An unpublished opinion of the North Carolina Court of Appeals does not constitute controlling legal authority. Citation is disfavored, but may be permitted in accordance with the provisions of Rule 30(e)(3) of the North Carolina Rules of Appellate Proced ure.

NO. COA03-1201


Filed: 7 September 2004

                        Sampson County               &n bsp;
    v.                        Nos. 03-CRS-01393
CARL LEE ROBINSON, JR.             03-CRS-51716

    Appeal by defendant from judgments entered 11 July 2003 by Judge Kenneth F. Crow in Sampson County Superior Court. Heard in the Court of Appeals 27 May 2004.

    Attorney General Roy Cooper, by Assistant Attorney General J. Philip Allen, for the State.

    Haral E. Carlin for defendant-appellant.

    THORNBURG, Judge.

    Carl Lee Robinson, Jr. (“defendant”) appeals convictions of assault with a deadly weapon inflicting serious injury and felonious assault inflicting serious bodily injury. At trial, the State presented the testimony of Latasha Beebe (“Ms. Beebe”) which, in pertinent part, was as follows: Ms. Beebe and defendant met in October of 2001 and started a relationship in November of 2001, which ended approximately 10 months later. On 14 March 2003, Ms. Beebe went to visit two of her friends, Monesha Moore (“Ms. Moore”) and Belinda Garner (“Ms. Garner”) at the residence of Ms. Garner. Five minutes after Ms. Beebe arrived, defendant knocked on the door and asked Ms. Moore for a cigarette. Ms. Beebe became fearful ofdefendant and arranged to go to the store with Ms. Moore. As Ms. Beebe left the house, defendant followed her. Defendant then asked Ms. Beebe for a kiss. Ms. Beebe asked defendant to leave her alone, but defendant repeated his request, using stronger language. As Ms. Beebe started to turn around in order to tell defendant to leave her alone, defendant cut her face. When Ms. Beebe raised her arm to block defendant from striking her again, defendant cut her hand. Ms. Beebe testified that she could not see what defendant had in his hand, but that she felt a sharp object and saw blood dripping from her hand. After defendant struck Ms. Beebe the second time, he walked away. Ms. Beebe then went to the hospital, accompanied by Ms. Moore. At the hospital emergency room, Ms. Beebe was treated by Michael Lewis, a physician's assistant (“PA Lewis”). At trial, PA Lewis testified that Ms. Beebe had two deep cuts, one to her face and one to her hand.
    The jury found defendant guilty of assault with a deadly weapon inflicting serious injury (N.C. Gen. Stat. . 14-32(b)(2003), case no. 03-CRS-51716), felonious assault inflicting serious bodily injury (N.C. Gen. Stat. . 14-32.4 (2003), case no. 03-CRS-3972) and misdemeanor assault inflicting serious injury. The trial court arrested judgment on the offense of misdemeanor assault inflicting serious injury and entered judgment on the other two offenses. Defendant was sentenced to a minimum of 46 months to a maximum of 65 months for assault with a deadly weapon inflicting serious injury and 25 to 30 months for felonious assault inflicting serious bodily injury. Defendant appeals.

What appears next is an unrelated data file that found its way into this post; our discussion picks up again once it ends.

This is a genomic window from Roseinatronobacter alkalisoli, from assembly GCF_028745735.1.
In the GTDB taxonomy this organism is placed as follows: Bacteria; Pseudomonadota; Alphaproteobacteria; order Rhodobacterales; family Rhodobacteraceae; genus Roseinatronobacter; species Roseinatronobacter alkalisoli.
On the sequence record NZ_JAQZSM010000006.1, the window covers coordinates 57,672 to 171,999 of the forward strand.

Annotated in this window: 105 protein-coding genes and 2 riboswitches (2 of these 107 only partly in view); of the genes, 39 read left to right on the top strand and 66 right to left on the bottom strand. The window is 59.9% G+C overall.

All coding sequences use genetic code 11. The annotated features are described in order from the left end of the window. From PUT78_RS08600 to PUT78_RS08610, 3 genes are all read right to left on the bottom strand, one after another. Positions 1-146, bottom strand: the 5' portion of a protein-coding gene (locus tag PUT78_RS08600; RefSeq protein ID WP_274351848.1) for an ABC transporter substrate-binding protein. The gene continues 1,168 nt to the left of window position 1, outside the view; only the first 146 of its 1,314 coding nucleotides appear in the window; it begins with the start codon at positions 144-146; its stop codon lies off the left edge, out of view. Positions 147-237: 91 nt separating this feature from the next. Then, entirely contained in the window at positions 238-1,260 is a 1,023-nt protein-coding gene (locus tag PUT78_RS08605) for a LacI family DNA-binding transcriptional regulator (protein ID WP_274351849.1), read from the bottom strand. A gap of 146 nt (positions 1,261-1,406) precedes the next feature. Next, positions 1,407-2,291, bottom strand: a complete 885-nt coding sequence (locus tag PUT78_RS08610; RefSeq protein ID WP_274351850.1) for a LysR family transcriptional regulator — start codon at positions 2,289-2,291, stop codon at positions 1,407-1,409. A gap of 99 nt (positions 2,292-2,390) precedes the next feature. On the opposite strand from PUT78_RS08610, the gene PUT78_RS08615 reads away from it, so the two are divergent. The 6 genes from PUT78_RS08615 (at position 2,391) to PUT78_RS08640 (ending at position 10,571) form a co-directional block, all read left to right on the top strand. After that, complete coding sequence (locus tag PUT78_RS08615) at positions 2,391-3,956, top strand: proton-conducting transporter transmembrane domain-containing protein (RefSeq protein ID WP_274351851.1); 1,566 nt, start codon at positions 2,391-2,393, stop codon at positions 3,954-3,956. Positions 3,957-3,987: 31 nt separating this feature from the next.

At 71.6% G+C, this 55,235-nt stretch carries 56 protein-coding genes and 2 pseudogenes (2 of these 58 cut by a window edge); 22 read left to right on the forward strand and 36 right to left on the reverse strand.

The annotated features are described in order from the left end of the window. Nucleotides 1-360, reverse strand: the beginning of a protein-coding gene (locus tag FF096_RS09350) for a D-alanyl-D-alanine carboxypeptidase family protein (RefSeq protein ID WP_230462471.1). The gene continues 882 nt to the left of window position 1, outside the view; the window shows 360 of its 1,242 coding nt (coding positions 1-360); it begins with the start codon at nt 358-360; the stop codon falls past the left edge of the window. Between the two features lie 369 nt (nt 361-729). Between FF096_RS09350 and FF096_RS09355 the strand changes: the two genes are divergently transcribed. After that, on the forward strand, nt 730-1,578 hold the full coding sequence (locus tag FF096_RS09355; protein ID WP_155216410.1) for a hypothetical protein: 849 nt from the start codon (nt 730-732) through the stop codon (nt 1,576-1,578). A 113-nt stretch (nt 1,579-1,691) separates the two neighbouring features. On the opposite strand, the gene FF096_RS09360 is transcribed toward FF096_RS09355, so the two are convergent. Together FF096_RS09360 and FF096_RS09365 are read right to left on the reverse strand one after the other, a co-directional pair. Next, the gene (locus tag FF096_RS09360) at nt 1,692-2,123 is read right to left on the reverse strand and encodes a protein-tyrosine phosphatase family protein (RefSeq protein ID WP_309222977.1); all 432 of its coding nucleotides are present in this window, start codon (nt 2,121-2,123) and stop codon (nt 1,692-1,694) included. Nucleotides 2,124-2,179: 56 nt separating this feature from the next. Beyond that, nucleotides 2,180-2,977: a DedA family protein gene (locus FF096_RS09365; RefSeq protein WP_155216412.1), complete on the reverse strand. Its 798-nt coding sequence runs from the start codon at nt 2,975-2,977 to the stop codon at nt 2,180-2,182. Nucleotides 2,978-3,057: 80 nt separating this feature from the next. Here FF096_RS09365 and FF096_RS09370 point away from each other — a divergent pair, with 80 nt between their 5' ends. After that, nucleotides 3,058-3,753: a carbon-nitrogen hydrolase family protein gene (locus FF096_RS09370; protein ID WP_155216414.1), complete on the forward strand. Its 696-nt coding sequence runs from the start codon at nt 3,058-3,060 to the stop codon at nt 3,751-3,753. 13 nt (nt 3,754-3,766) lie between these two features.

On appeal, defendant argues that the trial court erred by 1) failing to arrest judgment on the conviction of felonious assault inflicting serious bodily injury; 2) failing to dismiss the charges against defendant due to insufficiency of the evidence; 3) giving a peremptory jury instruction that the injury suffered by Ms. Beebe was a serious injury and 4) allowing certain evidence to be considered by the jury pursuant to Rule 404(b) of the North Carolina Rules of Evidence.
    Defendant argues that the trial court erred by not arresting judgment on the charge of assault inflicting serious bodily injury, N.C. Gen. Stat. . 14-32.4, and requests a new trial on this ground. In State v. Ezell, 159 N.C. App. 103, 582 S.E.2d 679 (2003), this Court held that North Carolina courts “cannot convict and sentence [a defendant] for both .. 14-32 and 14-32.4 for the same conduct without violating the double jeopardy provisions of the United States and North Carolina constitutions.” Id. at 111, 582 S.E.2d at 685. The State concedes, and we agree, that Ezell controls the disposition of the instant case. Defendant's consecutive sentences for N.C. Gen. Stat. .. 14-32 and 14-32.4 amount to multiple punishments for the same offense. However, the State argues that under Ezell the proper remedy is not a new trial, but rather, remand for entry of judgment on the more serious offense, assault with a deadly weapon inflicting serious injury. We agree andarrest judgment in case no. 03-CRS-3972 and remand for entry of judgment in case no. 03-CRS-51716.